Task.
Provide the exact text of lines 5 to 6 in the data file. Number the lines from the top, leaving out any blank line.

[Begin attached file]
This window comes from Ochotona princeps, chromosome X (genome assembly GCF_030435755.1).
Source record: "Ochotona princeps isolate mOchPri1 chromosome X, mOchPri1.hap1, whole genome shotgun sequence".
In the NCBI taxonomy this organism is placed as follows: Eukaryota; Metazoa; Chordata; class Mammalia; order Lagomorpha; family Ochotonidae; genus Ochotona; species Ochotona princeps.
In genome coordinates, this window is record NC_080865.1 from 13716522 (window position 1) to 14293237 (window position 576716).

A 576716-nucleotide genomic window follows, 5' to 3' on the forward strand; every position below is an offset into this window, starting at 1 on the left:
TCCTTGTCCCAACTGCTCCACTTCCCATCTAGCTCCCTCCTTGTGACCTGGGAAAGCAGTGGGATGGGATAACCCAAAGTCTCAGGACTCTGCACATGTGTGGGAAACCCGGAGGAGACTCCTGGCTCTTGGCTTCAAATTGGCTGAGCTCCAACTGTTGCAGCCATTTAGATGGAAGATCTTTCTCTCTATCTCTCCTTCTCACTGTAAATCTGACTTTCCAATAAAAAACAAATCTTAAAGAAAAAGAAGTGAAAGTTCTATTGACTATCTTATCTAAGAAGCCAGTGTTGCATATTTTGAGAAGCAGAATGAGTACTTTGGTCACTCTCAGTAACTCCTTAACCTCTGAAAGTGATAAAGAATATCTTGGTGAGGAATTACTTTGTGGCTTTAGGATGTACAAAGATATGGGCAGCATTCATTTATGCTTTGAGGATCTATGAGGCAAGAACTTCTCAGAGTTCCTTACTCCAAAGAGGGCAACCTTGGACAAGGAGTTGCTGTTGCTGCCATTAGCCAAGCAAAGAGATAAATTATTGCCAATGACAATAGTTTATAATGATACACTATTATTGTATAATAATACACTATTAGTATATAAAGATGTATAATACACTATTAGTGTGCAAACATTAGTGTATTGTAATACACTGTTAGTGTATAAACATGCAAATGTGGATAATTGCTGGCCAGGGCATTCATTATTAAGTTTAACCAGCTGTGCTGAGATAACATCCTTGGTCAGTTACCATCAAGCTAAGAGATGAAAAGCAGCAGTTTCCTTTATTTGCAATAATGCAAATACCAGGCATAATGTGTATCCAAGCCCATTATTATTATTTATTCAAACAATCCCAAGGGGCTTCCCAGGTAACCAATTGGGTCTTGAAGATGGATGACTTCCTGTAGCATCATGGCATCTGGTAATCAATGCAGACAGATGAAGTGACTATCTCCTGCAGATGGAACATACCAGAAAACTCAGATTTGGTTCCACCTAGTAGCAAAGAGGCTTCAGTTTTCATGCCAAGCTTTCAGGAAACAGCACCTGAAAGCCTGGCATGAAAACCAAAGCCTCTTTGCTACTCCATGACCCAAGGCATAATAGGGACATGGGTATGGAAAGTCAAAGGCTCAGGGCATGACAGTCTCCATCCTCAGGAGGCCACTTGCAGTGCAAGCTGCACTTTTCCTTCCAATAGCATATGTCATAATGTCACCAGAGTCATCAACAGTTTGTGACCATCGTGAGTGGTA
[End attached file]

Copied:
A 576716-nucleotide genomic window follows, 5' to 3' on the forward strand; every position below is an offset into this window, starting at 1 on the left:
TCCTTGTCCCAACTGCTCCACTTCCCATCTAGCTCCCTCCTTGTGACCTGGGAAAGCAGTGGGATGGGATAACCCAAAGTCTCAGGACTCTGCACATGTGTGGGAAACCCGGAGGAGACTCCTGGCTCTTGGCTTCAAATTGGCTGAGCTCCAACTGTTGCAGCCATTTAGATGGAAGATCTTTCTCTCTATCTCTCCTTCTCACTGTAAATCTGACTTTCCAATAAAAAACAAATCTTAAAGAAAAAGAAGTGAAAGTTCTATTGACTATCTTATCTAAGAAGCCAGTGTTGCATATTTTGAGAAGCAGAATGAGTACTTTGGTCACTCTCAGTAACTCCTTAACCTCTGAAAGTGATAAAGAATATCTTGGTGAGGAATTACTTTGTGGCTTTAGGATGTACAAAGATATGGGCAGCATTCATTTATGCTTTGAGGATCTATGAGGCAAGAACTTCTCAGAGTTCCTTACTCCAAAGAGGGCAACCTTGGACAAGGAGTTGCTGTTGCTGCCATTAGCCAAGCAAAGAGATAAATTATTGCCAATGACAATAGTTTATAATGATACACTATTATTGTATAATAATACACTATTAGTATATAAAGATGTATAATACACTATTAGTGTGCAAACATTAGTGTATTGTAATACACTGTTAGTGTATAAACATGCAAATGTGGATAATTGCTGGCCAGGGCATTCATTATTAAGTTTAACCAGCTGTGCTGAGATAACATCCTTGGTCAGTTACCATCAAGCTAAGAGATGAAAAGCAGCAGTTTCCTTTATTTGCAATAATGCAAATACCAGGCATAATGTGTATCCAAGCCCATTATTATTATTTATTCAAACAATCCCAAGGGGCTTCCCAGGTAACCAATTGGGTCTTGAAGATGGATGACTTCCTGTAGCATCATGGCATCTGGTAATCAATGCAGACAGATGAAGTGACTATCTCCTGCAGATGGAACATACCAGAAAACTCAGATTTGGTTCCACCTAGTAGCAAAGAGGCTTCAGTTTTCATGCCAAGCTTTCAGGAAACAGCACCTGAAAGCCTGGCATGAAAACCAAAGCCTCTTTGCTACTCCATGACCCAAGGCATAATAGGGACATGGGTATGGAAAGTCAAAGGCTCAGGGCATGACAGTCTCCATCCTCAGGAGGCCACTTGCAGTGCAAGCTGCACTTTTCCTTCCAATAGCATATGTCATAATGTCACCAGAGTCATCAACAGTTTGTGACCATCGTGAGTGGTA